Staff Writer

Finance Minister Iipumbu Shiimi says government has not considered appealing for debt relief from China, in light of the increased financial burden that the emergence of COVID-19 has had on government coffers.

This comes as government has continued to dig deep to fund various grants to assist those that have been hardest-hit by the effect of COVID 19 such as businesses and workers in tourism, construction and other service sectors.

“It is not something that we have looked at and we don’t have a government position on that,” the finance minister said.

Of the N$93 billion that government owes to various international creditors, the Namibian government is already in hock to Beijing around N$2 billion in 2018 according to then government figures.

To date, government has announced that it was making available a N$8.1 billion stimulus package aimed at spurring the economy. Of that figure N$5.9 billion is intended to provide direct support to businesses, households and cash flow acceleration payments for services rendered to the government. The amount of N$2.3 billion in additional support, guaranteed by government but off the balance sheet of liabilities is earmarked to support loan uptake on preferential terms by businesses and individuals.

On Monday, the finance ministry in partnership with the Social Security Commission (SSC), unveiled a N$623 million relief package aimed at employers and employees who are members of SSC. The ministry stated that it will contribute N$400 million of the amount pledged to this effort.

When quizzed on the continued source of funds, Shiimi said, “The funds are coming from tax collections that are paid.”

Contacted for comment on whether China was considering any debt relief package for Namibia or easing of its loans, officials from Chinese Embassy in Windhoek said their response on their government’s position will only be available on Wednesday.

Economist, Klaus Schade said although China was not major creditor to Namibia, any debt and interest payment moratorium would ease the burden on the fiscus.

“China is not a major creditor for Namibia. The bulk of the foreign loans relate to the Eurobonds of US$500 million and US$750 million. However, any debt and interest payment moratorium would ease the burden on the fiscus during this time,” he said.

Schade said Namibia could, however, receive some relief from the Group of 20 countries’ decision to put in place a repayment moratorium for the poorest countries amid efforts to extend this freeze to middle-income countries.

“Namibia will certainly benefit from such a move, since Government budgeted N$2.4 billion in interest payment for foreign loans for this financial year. Due to the strong depreciation of the Namibian Dollar, this amount could easily top N$3 billion. This money could be used to assist vulnerable people as well as businesses most affected by the lockdown. Government also needs to consider a stimulus package after the lockdown is lifted in order to support the economy in gaining momentum again. These international discussions are focused on a moratorium rather than a debt relief or debt cancellation,” he said.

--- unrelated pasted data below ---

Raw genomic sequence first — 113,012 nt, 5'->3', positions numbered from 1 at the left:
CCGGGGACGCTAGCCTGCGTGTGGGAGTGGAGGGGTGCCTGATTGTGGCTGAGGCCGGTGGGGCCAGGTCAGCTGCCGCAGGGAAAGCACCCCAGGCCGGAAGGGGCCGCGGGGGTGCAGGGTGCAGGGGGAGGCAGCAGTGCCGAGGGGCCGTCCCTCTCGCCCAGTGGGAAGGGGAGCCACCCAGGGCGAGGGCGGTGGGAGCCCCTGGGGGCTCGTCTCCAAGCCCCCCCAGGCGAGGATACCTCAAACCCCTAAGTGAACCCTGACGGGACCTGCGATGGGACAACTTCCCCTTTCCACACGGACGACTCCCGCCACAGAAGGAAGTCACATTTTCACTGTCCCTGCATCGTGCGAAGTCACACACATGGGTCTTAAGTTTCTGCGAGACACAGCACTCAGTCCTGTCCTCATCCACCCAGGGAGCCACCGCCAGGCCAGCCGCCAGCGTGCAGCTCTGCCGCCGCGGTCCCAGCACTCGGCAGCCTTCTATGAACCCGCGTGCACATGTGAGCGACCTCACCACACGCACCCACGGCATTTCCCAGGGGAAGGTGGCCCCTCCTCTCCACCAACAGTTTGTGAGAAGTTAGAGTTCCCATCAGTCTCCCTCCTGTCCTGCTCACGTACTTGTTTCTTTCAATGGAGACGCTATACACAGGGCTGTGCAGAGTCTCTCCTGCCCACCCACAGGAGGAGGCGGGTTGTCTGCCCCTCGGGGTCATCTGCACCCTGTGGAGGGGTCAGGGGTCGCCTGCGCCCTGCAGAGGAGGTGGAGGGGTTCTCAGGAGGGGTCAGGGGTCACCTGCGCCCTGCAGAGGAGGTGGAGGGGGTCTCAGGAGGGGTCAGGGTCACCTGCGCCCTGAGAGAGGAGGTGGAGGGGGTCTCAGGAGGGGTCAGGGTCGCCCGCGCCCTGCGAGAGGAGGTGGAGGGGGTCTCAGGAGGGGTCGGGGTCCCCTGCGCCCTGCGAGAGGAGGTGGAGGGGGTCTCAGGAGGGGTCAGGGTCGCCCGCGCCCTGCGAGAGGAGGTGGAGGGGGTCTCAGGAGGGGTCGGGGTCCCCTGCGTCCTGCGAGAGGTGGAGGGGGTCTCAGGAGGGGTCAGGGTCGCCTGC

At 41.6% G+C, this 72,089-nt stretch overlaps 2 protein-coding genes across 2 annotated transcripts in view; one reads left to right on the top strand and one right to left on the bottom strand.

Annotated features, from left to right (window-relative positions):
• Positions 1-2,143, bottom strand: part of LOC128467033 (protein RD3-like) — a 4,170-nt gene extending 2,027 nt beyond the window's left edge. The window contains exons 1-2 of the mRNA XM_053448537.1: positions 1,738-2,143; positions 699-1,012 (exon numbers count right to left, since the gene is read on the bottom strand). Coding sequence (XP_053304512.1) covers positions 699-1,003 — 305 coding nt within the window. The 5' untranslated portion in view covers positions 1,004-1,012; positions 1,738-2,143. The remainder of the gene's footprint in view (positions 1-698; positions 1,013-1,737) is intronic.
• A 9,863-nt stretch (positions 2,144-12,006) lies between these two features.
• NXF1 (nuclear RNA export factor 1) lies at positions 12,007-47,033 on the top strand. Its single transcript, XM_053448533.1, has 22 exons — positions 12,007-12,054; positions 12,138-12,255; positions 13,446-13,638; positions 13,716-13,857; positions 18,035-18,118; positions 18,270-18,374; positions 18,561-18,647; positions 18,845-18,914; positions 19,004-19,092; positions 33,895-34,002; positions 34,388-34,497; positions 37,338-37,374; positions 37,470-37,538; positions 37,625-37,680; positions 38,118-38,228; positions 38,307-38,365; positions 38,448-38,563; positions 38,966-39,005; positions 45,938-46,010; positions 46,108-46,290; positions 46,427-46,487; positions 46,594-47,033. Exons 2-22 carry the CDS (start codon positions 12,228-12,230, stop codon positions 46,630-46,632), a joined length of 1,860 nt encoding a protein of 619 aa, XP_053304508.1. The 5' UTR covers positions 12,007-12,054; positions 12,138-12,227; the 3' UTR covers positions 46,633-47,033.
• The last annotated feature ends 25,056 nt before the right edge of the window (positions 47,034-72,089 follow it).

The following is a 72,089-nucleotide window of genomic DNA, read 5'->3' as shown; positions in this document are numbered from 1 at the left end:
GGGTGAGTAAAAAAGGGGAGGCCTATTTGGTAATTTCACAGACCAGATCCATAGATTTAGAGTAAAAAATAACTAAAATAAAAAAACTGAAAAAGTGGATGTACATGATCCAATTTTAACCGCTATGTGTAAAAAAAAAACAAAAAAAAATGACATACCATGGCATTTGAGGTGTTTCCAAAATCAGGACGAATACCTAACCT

The lack of government position on the matter comes as other African states have begun pilling up pressure on China to either cancel some of the debts owed or convert them into long term, low-interest loans.

According to Reuters, a two-decade lending spree has propelled China to the top of Africa’s creditor list and any comprehensive debt deal, including write-offs, would require Beijing to take a leading role and swallow losses.

According to data from Johns Hopkins University in the USA, China’s government, banks and companies lent some US$143 billion to African countries between 2000-2017, much of it for large-scale infrastructure projects completed by Chinese companies.

Namibia, according to media reports, has recorded an increase in the long-term external loans originating from China, with the amount growing to 69.9 percent of the total debt as of March 2018 from 69.1 percent of country’s external long-term loans in March 2017.

Meanwhile, Shiimi when asked on his view on neighboring South Africa’s N$500 billion COVID 19 recovery stimulus package which was announced last week and funded from a combination of internal sources, such as the country’s Unemployment Insurance Fund (UIF), and as well as from global partners and international finance institutions, said the move was a positive development for the country and region.

“The package will go a long way in saving jobs and their economy, making South Africa, Namibia and the region stable. That is helpful for the economies in the region to recover faster and focus on the long-term sustainability of those economies,” he said.